The Afghan, Canadian, and Qatari officials discussed the Afghan peace process in a virtual expert meeting hosted by Afghanistan’s State Ministry for Peace and the Embassy of the Islamic Republic of Afghanistan in Ottawa, in collaboration with Canada’s Global Centre for Pluralism.
Delivering the keynote address, Sayed Sadat Mansoor Naderi, State Minister for Peace of Afghanistan, said “For nearly five decades, violence has been the defining factor of life in Afghanistan. It has been the main political capital, the main driving force in the economic market and the foundation of social relationships at the grassroots level. This has to change and the peace process offers the opportunity to do just that,” Naderi said.
Naderi further added that Afghanistan and the region around it, for centuries in human history, has been a melting pot of various cultures and ideas, interacting with each other, which had enabled the development of a unique civilizational identity.
However, he said the region sunk into a long period of political instability, economic degradation and cultural conservatism as it gradually lost its diversity and more intolerant ideologies became the norm.
“What differentiates us from the Taliban is the diversity and pluralism of our constituency and the capacity of our institutions to represent and reflect that diversity,” he said, adding that “The Taliban on the other hand, represent a limited group of narrow likeminded people with extreme views.”
According to Naderi, the Taliban has not shown the slightest signs of compromise and flexibility towards the rest of the country, continue their wave of violence and still strongly push for a military takeover. “They have not shown any understanding of human and women’s rights, they have not projected any respect for the diversity and pluralism of Afghan society.”
“So, making this process work requires creative thinking and imagination. But it also requires strong and united political messaging, not just from political forces under the banner of the republic, but also our international partners to make it clear to the Taliban that they have no way to become part of the mainstream political scene in Afghanistan except by engaging in a cooperative dialogue with the rest of the Afghan society,” Naderi added.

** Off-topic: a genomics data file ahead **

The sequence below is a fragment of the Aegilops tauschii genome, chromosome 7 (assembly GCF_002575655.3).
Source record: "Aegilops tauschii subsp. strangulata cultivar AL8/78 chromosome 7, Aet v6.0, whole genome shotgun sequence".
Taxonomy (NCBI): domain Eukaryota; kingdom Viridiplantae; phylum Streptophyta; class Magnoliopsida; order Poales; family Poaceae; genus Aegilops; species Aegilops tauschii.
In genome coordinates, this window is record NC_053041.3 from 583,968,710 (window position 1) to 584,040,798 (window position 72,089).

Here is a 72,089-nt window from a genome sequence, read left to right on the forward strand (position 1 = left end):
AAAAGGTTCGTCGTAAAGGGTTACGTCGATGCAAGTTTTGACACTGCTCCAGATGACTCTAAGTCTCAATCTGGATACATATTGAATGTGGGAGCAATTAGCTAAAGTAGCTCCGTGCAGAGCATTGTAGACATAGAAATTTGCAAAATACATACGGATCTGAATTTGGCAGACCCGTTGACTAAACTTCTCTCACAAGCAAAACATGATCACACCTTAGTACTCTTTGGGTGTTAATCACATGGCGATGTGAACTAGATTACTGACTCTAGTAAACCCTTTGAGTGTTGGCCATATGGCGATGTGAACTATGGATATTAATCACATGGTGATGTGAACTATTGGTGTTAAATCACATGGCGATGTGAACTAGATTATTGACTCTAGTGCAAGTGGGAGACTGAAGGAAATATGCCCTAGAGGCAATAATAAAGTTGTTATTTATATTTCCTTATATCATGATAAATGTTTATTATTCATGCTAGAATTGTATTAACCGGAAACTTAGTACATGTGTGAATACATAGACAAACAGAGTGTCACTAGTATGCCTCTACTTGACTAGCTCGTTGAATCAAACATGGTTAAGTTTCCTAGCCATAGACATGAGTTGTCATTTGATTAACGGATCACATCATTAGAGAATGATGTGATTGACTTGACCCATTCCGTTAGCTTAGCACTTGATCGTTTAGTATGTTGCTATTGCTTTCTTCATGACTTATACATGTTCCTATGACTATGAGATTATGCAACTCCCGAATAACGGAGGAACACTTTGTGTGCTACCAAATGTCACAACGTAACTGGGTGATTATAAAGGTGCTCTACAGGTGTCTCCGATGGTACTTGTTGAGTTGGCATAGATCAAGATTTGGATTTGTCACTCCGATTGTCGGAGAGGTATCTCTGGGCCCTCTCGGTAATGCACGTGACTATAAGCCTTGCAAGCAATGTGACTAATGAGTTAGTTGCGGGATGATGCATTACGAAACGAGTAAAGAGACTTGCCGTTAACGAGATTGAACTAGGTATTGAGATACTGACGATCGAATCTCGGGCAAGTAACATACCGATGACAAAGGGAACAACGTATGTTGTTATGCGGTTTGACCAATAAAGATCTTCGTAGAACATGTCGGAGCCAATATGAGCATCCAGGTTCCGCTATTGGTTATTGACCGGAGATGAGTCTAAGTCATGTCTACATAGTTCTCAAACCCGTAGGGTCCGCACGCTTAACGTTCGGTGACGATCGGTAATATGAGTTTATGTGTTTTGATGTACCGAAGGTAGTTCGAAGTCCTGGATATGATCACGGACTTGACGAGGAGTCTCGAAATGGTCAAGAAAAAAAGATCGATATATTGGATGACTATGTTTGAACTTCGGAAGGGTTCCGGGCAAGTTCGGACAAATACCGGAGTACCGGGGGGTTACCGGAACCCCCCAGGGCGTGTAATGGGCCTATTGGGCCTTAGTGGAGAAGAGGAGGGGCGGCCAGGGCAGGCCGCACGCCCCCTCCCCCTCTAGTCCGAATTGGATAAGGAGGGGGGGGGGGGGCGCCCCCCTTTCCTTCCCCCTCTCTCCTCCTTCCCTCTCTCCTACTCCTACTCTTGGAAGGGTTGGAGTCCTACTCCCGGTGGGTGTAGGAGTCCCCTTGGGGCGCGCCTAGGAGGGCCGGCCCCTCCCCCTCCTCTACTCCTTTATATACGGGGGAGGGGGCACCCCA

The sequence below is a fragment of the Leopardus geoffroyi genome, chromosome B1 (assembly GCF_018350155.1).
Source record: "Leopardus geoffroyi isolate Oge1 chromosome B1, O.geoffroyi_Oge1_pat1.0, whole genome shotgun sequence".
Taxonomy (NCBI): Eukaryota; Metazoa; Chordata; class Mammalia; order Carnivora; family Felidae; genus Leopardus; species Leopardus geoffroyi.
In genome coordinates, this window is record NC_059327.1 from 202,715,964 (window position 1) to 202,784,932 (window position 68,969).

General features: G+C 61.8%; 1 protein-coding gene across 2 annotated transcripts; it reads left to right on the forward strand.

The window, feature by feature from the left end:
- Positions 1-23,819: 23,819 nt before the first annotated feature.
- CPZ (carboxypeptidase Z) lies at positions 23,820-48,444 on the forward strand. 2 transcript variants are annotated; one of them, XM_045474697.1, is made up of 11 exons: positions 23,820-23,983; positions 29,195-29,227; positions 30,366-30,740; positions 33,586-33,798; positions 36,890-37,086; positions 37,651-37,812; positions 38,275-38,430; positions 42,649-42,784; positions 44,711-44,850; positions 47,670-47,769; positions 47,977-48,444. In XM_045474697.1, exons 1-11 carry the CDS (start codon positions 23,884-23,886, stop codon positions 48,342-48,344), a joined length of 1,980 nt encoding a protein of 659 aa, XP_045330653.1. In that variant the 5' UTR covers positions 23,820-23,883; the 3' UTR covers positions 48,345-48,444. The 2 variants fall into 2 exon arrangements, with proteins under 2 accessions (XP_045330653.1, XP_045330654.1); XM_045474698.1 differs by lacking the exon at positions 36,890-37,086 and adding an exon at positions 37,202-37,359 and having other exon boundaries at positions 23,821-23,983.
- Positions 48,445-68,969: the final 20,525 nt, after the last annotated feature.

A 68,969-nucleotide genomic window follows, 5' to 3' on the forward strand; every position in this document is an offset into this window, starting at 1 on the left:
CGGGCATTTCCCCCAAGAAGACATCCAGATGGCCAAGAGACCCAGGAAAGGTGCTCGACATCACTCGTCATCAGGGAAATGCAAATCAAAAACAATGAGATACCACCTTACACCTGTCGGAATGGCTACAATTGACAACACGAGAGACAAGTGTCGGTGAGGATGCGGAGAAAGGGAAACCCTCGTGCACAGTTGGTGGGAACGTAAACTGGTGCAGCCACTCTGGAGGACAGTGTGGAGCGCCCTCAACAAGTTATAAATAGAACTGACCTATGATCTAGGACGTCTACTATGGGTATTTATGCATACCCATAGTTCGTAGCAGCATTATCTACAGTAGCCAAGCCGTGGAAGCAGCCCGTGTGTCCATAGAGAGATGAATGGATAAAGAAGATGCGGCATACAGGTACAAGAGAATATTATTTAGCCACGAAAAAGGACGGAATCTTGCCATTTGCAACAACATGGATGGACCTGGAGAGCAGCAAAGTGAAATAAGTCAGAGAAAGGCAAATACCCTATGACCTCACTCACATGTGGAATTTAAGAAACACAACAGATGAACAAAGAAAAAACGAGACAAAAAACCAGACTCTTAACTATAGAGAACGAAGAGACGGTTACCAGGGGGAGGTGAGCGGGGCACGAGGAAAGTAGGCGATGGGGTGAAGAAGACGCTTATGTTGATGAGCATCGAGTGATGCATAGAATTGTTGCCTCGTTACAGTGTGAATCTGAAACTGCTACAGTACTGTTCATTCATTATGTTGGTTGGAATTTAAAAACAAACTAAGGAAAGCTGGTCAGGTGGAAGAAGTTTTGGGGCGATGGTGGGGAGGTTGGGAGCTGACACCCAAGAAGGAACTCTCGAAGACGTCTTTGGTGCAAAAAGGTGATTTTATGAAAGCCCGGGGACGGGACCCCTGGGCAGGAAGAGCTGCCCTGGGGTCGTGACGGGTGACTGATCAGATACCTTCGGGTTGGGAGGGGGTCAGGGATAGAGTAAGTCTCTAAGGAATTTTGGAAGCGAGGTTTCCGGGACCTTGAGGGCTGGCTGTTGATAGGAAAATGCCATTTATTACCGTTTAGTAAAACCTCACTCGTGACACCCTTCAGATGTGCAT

Reid Sirrs, Ambassador of Canada to Afghanistan, Saoud Abdulla Al-Mahmoud, Ambassador of Qatar to Canada, Ms. Meredith Preston McGhie, Secretary-General of the Global Centre for Pluralism and Mr. Chris Thornton, Senior Advisor for the Center, also delivered remarks on how pluralism can contribute to the Afghan Peace Process.
The Embassy of Afghanistan in a statement said the speakers discussed diversity and inclusion in the context of the Afghan peace process and how it can contribute to sustainable peace in the country.
The statement further added that speakers described inclusion as a critical element and a guiding principle in both peace-making and peace-building efforts and stressed the importance of meaningful participation of all stakeholder groups including women and minorities in the peace process.
The speakers also highlighted the importance of continued conversation, research and exchange of experiences with a view to help deepen understanding of pluralism and its applications in the peace process.